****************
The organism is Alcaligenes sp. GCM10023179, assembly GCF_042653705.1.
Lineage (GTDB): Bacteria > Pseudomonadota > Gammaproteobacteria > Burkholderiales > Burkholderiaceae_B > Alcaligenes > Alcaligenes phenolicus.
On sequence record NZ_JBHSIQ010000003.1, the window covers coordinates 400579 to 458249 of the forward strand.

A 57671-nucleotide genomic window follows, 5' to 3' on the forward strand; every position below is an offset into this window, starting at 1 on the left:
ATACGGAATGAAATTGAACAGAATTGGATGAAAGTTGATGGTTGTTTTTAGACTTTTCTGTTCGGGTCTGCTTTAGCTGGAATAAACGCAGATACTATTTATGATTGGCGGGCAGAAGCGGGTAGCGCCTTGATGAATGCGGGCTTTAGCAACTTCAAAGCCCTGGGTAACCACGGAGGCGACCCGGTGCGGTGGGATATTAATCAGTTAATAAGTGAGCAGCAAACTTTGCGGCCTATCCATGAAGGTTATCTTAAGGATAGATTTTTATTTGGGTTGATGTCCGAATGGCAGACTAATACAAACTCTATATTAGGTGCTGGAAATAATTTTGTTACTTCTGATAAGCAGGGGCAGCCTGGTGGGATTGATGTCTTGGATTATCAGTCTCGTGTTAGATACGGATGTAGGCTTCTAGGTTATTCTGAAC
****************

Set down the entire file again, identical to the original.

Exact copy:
The organism is Alcaligenes sp. GCM10023179, assembly GCF_042653705.1.
Lineage (GTDB): Bacteria > Pseudomonadota > Gammaproteobacteria > Burkholderiales > Burkholderiaceae_B > Alcaligenes > Alcaligenes phenolicus.
On sequence record NZ_JBHSIQ010000003.1, the window covers coordinates 400579 to 458249 of the forward strand.

A 57671-nucleotide genomic window follows, 5' to 3' on the forward strand; every position below is an offset into this window, starting at 1 on the left:
ATACGGAATGAAATTGAACAGAATTGGATGAAAGTTGATGGTTGTTTTTAGACTTTTCTGTTCGGGTCTGCTTTAGCTGGAATAAACGCAGATACTATTTATGATTGGCGGGCAGAAGCGGGTAGCGCCTTGATGAATGCGGGCTTTAGCAACTTCAAAGCCCTGGGTAACCACGGAGGCGACCCGGTGCGGTGGGATATTAATCAGTTAATAAGTGAGCAGCAAACTTTGCGGCCTATCCATGAAGGTTATCTTAAGGATAGATTTTTATTTGGGTTGATGTCCGAATGGCAGACTAATACAAACTCTATATTAGGTGCTGGAAATAATTTTGTTACTTCTGATAAGCAGGGGCAGCCTGGTGGGATTGATGTCTTGGATTATCAGTCTCGTGTTAGATACGGATGTAGGCTTCTAGGTTATTCTGAAC